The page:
The 18T had a 4.72 in (120 mm) bore and stroke. The engine displaced 1,491 cu in (24.4 L) and produced a maximum of 1,480 hp (1,104 kW) at 3,700 rpm. The 18T was rated at 1,200 hp (895 kW) at 3,400 rpm for continuous output. The engine was 65.98 in (1.68 m) long, 44.65 in (1.13 m) wide, 32.56 (.83 m) tall, and weighed 1,069 lb (485 kg).
Two Farman 18T engines were ordered under Contract (Marché) 289/0 (some sources state Marché 269/0) issued in 1930 and valued at 3,583,000 Ғ. The two engines were to power a flying boat built by the Société des avions Bernard (Bernard Aircraft Company). An official designation for the flying boat has not been found, and it was not among the known aircraft ordered for the 1931 Schneider Contest. There is some speculation that a lack of funds prevented the aircraft from being ordered for the 1931 race, but it would be ordered in time for the 1933 race.
The design of the Bernard flying boat was led by Roger Robert and developed in coordination with the 18T engine. The all-metal aircraft had a low, two-step hull with sponsons protruding from the sides, just behind the cockpit. A long pylon above the cockpit extended along the aircraft’s spine, and the pylon supported the engine nacelle and wings. The engines were installed back-to-back in the middle of the nacelle. The engines’ lower cylinder banks extended into the pylon, and the left and right cylinder banks extended into the cantilever wings, which were mounted to the sides of the nacelle. Surface radiators for engine cooling covered the sides of the pylon, and extension shafts connected the propellers to the engines. The aircraft had a 36 ft 1 in (11.0 m) wingspan and was 35 ft 5 in (10.8 m) long. The engine nacelle was 17 ft 1 in (5.21 m) long. A 12.5 to 1 scale model of the flying boat was tested at the Laboratoire Aérodynamique Eiffel (Eiffel Aerodynamics Laboratory) in Auteuil (near Paris), France.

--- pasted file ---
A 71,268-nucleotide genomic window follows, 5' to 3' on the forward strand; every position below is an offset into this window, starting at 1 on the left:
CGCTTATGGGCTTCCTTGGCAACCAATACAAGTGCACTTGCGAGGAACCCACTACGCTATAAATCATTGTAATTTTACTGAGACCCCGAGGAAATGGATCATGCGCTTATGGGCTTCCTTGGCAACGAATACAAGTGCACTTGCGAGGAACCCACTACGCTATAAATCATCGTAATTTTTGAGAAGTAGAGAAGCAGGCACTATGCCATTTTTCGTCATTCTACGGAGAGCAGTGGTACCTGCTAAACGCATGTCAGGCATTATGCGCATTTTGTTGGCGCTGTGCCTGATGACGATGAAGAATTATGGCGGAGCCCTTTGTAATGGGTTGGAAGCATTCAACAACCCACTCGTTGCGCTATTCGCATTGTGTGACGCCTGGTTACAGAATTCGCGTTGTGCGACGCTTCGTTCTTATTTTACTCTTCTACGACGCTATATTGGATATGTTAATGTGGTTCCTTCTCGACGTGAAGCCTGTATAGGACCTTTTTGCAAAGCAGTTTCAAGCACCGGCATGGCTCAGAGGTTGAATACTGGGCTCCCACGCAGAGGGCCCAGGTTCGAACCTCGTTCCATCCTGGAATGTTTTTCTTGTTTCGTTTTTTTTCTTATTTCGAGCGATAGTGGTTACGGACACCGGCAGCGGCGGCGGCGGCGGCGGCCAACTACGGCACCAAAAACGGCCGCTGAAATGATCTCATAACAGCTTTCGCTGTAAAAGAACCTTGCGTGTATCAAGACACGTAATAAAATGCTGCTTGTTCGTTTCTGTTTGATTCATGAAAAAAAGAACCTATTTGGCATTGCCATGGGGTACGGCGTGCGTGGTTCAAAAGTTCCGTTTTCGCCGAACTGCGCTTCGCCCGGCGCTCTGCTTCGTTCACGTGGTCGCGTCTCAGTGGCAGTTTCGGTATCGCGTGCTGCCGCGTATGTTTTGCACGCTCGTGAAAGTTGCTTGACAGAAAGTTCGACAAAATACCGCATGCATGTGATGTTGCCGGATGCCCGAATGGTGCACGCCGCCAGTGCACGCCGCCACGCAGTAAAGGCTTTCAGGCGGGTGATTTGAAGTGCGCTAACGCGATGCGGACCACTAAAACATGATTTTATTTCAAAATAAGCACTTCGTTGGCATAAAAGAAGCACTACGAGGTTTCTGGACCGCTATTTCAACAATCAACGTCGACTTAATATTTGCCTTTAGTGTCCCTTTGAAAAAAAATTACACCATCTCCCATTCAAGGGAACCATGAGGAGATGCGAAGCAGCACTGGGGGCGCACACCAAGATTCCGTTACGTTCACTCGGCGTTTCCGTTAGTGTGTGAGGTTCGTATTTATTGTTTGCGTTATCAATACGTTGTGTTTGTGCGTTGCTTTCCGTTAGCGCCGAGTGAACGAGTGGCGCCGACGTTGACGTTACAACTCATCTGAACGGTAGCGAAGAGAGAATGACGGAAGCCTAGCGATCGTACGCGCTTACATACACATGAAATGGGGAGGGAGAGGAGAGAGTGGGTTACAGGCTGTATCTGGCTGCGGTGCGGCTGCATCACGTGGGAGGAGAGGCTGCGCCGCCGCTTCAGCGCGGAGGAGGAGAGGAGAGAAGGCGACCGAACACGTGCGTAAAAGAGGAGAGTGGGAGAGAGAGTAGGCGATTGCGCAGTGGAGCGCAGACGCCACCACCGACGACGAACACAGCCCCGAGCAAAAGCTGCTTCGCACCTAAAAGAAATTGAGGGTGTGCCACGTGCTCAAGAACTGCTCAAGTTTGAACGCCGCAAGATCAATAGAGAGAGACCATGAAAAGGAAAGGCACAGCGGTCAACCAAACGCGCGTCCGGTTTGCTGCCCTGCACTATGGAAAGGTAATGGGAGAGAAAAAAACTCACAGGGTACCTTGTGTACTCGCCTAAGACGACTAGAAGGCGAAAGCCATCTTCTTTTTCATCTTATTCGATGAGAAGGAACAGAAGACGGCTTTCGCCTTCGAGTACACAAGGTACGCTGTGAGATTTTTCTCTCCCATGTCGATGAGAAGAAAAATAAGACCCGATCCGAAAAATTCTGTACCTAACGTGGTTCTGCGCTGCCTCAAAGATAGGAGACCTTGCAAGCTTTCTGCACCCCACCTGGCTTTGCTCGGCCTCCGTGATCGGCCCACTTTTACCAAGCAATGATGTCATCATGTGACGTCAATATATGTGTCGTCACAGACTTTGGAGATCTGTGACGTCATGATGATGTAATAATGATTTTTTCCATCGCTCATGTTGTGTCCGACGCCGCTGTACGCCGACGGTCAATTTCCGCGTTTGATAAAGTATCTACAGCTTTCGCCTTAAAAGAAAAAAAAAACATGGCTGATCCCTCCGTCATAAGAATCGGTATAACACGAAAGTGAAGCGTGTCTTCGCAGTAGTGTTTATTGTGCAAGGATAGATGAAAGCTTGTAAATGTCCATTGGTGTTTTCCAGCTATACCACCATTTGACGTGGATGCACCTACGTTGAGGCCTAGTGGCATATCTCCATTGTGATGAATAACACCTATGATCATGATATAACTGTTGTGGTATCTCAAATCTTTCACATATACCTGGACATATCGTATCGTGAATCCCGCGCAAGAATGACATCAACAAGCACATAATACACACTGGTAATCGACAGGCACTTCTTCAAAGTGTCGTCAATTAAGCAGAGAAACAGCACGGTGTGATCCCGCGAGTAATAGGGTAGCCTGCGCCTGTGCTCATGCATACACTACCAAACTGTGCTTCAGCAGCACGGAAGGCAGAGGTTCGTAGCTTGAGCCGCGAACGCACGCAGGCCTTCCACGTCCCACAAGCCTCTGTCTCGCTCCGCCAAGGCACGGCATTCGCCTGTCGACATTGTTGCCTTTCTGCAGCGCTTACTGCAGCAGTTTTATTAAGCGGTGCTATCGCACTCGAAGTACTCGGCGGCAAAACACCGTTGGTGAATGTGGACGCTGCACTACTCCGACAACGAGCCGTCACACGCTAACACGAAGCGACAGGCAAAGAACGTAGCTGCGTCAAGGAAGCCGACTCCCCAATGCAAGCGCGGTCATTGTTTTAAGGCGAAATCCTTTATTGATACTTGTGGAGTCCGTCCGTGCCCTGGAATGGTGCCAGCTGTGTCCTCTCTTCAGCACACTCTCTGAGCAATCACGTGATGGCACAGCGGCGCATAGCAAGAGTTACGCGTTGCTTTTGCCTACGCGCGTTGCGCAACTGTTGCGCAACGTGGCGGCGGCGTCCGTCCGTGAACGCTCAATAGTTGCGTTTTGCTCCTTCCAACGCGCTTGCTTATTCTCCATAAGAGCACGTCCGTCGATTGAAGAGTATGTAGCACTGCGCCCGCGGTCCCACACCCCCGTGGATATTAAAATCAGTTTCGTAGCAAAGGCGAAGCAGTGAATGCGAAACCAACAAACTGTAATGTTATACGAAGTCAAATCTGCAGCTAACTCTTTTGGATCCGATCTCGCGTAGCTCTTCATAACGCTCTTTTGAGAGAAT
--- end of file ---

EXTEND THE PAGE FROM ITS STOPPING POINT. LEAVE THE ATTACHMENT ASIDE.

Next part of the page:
The 18T engines were bench tested in 1931, but the most power achieved was only 1,350 hp (1,007 kW). While further development was possible, at the time, the chance of France fielding a contestant in the 1931 Schneider Contest was virtually non-existent. The chances of the Bernard flying-boat being built were even worse. Although the aircraft had an estimated top speed of over 435 mph (700 km/h), and a detailed study was submitted to the Service Technique (Technical Service), the flying boat was seen as too radical and was never ordered. The limited funds were needed for the more conventional racers.
The Supermarine S.6B went on to win the 1931 Schneider Contest, giving the British permanent possession of the trophy. The 18T was marketed in 1932 and displayed at the Paris Salon de l’Aéronautique (Air Show) in November. However, there was little commercial interest in the 18T, and the project was brought to a close without the engine ever being flown; most likely, full testing was never completed.
– Aerosphere 1939 by Glenn D. Angle (1940)
– Les Moteurs a Pistons Aeronautiques Francais Tome 1 by Alfred Bodemer and Robert Laugier (1987)
– Schneider Trophy Seaplanes and Flying Boats by Ralph Pegram (2012)
– Les Avions Bernard by Jean Liron (1990)
– Les Avions Farman by Jean Liron (1984)